Fredericton, March 8, 2021 – Agriculture NB urges the New Brunswick government to revisit the new Provincial restrictions for Temporary Foreign Workers (TFW).
In an email to industry stakeholders March 5th, the Department of Post Secondary Education, Training and Labour announced that TFW’s would be required to quarantine individually (with individual bedrooms, bathrooms, laundry and kitchen facilities) for 14 days upon entering the Province, effective immediately. Currently, Agriculture and Agri-Food Canada (AAFC) who manages the TFW and Seasonal Agricultural Worker (SAWP) Programs allows that “The employer can house workers who are subject to quarantine together, but the housing must enable them to be 2 metres apart from each other at all times.”
The agricultural sector supports measures that increase the safety and wellbeing of workers but these restrictions are financially oppressive to farmers and taxing to the mental and physical health of the workers. The Government of New Brunswick should be considering the best practices for both safety of TFW’s and the population, and reducing the burden put on farmers. Nova Scotia and Prince Edward Island have implemented programs that either assist the farms in keeping the TFW’s safe while quarantining or manage the entire quarantining process. Nova Scotia is also providing COVID-19 vaccinations to TFW’s recognizing that delays in the agricultural workforce cannot be translated into delaying crops.
The Government should create programs or manage quarantining facilities themselves instead of placing the responsibility on the farms who have already prepared with time and investment to safely house the TFW’s they hire, efforts that have now gone to waste. This would allow Public Health to ensure the safety of those entering the province, remove the burden from farms, and could allow the government to assist the hotel industry that has also suffered.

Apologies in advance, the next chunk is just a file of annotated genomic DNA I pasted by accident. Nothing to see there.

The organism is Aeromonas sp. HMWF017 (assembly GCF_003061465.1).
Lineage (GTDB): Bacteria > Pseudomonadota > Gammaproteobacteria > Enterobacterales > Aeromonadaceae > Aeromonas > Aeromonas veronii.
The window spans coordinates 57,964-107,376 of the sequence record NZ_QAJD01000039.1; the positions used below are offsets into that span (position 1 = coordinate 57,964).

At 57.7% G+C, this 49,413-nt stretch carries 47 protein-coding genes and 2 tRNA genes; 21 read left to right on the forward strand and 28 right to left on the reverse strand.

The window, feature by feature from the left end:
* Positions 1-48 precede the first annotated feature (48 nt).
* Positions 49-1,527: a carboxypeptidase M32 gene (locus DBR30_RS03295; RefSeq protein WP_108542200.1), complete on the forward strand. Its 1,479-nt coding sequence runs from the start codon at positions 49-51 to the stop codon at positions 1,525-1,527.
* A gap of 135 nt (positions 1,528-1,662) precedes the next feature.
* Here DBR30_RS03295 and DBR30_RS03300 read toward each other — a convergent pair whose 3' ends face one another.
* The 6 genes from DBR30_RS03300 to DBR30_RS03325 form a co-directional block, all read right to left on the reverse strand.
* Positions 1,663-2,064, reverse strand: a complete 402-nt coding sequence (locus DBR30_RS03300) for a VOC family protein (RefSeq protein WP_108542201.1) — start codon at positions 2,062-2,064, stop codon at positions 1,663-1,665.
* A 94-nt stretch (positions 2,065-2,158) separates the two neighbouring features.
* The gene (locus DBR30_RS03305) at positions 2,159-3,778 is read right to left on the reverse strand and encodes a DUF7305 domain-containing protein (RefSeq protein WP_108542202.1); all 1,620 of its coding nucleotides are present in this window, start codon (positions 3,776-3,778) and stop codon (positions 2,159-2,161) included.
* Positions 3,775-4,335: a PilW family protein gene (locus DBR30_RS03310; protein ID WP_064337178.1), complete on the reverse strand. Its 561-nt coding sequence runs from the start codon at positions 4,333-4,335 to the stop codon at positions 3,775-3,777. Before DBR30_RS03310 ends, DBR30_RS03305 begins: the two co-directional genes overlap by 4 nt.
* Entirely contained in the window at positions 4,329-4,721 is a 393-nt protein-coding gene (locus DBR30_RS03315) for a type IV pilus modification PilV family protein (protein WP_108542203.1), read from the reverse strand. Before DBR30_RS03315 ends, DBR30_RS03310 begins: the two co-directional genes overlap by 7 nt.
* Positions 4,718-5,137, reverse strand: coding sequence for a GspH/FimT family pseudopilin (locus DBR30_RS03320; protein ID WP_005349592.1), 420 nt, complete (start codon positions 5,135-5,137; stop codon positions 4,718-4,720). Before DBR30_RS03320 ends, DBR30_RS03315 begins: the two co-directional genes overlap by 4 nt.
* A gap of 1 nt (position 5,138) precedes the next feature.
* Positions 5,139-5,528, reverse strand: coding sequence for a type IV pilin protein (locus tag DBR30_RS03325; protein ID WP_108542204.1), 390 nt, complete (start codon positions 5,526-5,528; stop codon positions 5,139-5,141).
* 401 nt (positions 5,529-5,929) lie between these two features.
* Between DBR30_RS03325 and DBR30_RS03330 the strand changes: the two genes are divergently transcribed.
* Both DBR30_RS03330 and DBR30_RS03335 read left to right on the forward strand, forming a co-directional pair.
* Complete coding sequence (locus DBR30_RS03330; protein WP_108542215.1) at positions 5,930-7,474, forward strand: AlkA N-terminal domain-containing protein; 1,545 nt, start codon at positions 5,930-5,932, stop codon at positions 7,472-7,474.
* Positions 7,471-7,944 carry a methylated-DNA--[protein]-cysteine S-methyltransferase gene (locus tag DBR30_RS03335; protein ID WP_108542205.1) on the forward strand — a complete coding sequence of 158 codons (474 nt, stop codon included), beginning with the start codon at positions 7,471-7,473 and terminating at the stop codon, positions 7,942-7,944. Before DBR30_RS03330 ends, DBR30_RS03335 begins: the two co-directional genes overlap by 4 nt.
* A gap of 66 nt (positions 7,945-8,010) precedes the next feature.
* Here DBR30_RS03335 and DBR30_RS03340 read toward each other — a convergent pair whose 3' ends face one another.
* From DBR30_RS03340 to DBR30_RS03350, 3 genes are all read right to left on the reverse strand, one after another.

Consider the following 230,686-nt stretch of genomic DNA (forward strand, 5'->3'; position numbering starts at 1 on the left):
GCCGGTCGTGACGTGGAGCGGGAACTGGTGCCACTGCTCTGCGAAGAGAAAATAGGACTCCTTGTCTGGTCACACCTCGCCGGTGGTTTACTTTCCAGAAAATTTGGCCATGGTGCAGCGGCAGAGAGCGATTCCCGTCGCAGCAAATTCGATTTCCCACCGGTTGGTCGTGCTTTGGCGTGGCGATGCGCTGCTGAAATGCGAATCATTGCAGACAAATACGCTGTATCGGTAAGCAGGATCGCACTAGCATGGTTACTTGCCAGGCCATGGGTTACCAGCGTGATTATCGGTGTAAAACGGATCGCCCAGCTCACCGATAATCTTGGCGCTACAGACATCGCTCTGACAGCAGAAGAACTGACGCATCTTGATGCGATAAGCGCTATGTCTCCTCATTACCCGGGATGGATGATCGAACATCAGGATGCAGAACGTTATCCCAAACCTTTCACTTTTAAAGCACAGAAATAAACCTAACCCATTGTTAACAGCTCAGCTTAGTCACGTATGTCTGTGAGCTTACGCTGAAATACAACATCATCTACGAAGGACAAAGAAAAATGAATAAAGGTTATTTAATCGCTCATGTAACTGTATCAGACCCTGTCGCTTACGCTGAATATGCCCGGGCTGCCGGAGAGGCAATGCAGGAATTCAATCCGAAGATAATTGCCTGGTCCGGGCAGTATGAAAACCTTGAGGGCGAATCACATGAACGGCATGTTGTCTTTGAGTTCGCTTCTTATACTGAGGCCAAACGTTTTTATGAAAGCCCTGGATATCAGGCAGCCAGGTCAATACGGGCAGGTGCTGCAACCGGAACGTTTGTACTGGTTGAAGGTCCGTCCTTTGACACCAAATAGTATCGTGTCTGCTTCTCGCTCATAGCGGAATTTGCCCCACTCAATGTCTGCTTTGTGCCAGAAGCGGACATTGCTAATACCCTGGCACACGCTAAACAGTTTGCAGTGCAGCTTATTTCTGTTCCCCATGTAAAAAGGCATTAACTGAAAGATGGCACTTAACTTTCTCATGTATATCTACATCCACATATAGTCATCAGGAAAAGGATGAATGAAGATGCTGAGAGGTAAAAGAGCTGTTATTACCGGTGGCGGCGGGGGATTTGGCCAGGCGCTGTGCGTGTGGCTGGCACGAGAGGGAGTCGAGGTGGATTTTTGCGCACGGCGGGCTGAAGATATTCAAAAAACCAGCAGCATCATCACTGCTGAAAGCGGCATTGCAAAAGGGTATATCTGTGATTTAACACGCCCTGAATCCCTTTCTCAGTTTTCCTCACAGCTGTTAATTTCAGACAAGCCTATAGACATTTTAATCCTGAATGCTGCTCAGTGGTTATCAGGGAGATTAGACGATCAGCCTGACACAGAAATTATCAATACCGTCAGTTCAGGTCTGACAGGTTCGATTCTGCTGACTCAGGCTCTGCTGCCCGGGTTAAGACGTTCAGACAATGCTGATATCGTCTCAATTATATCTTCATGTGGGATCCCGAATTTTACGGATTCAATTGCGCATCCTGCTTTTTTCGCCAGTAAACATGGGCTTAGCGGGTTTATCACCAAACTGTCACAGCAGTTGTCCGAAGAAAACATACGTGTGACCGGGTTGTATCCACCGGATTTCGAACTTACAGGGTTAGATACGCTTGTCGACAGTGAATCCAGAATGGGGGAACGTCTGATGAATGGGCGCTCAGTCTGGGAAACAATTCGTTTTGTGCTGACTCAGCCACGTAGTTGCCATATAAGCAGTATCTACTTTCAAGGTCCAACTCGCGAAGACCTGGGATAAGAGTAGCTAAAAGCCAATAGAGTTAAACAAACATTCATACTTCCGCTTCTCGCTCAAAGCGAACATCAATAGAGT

The government has been unwilling to listen to advice from industry stakeholders in the past, and it is clear that unlike our provincial neighbours, GNB does not prioritize agriculture. The Department of Agriculture, Aquaculture and Fisheries has been severely underfunded for years, and this along with public perception of the sector has meant that NB farmers have to work harder for every dollar they earn, and gives other provinces a financial advantage.
These restrictions as they are currently stated, must come with immediate financial assistance and mental health support from the Government of New Brunswick in order to implement them. The minimum estimates of the additional burden of costs for hotel rooms, meals, and pay for TFW’s required to isolate individually are $6300 per worker. For the agricultural sector this means an increased cost of $1.2 million put on the farmers. For the industry counterparts in Aquaculture and Fisheries this would equal $7.5 million at minimum, for the approximately 1200 TFW’s who have yet to arrive.
During the ban of TFW’s in NB last year, it was apparent that the local workforce cannot and will not replace these skilled workers, and many farms lost income or had significantly increased labour costs which will put them at a financial disadvantage already this year. These restrictions will cause, without support, scaled back production and increased food prices overall. The Government yet again, contradicts its claims of wanting a self-sufficient food system by adding burdens to farmers already carrying the weight of a pandemic and
Agriculture NB is the formal collaboration of the National Farmers Union in New Brunswick, the Agricultural Alliance of New Brunswick and Really Local Harvest, to represent the New Brunswick agricultural sector at large.
Lisa Ashworth, President
Agricultural Alliance of NB, 506-452-8101
Suzanne Fournier, Executive Director
National Farmers Union in NB, 506-260-0087
Maxime Gauvin, Executive Director
Really Local Harvest, 506-317-0321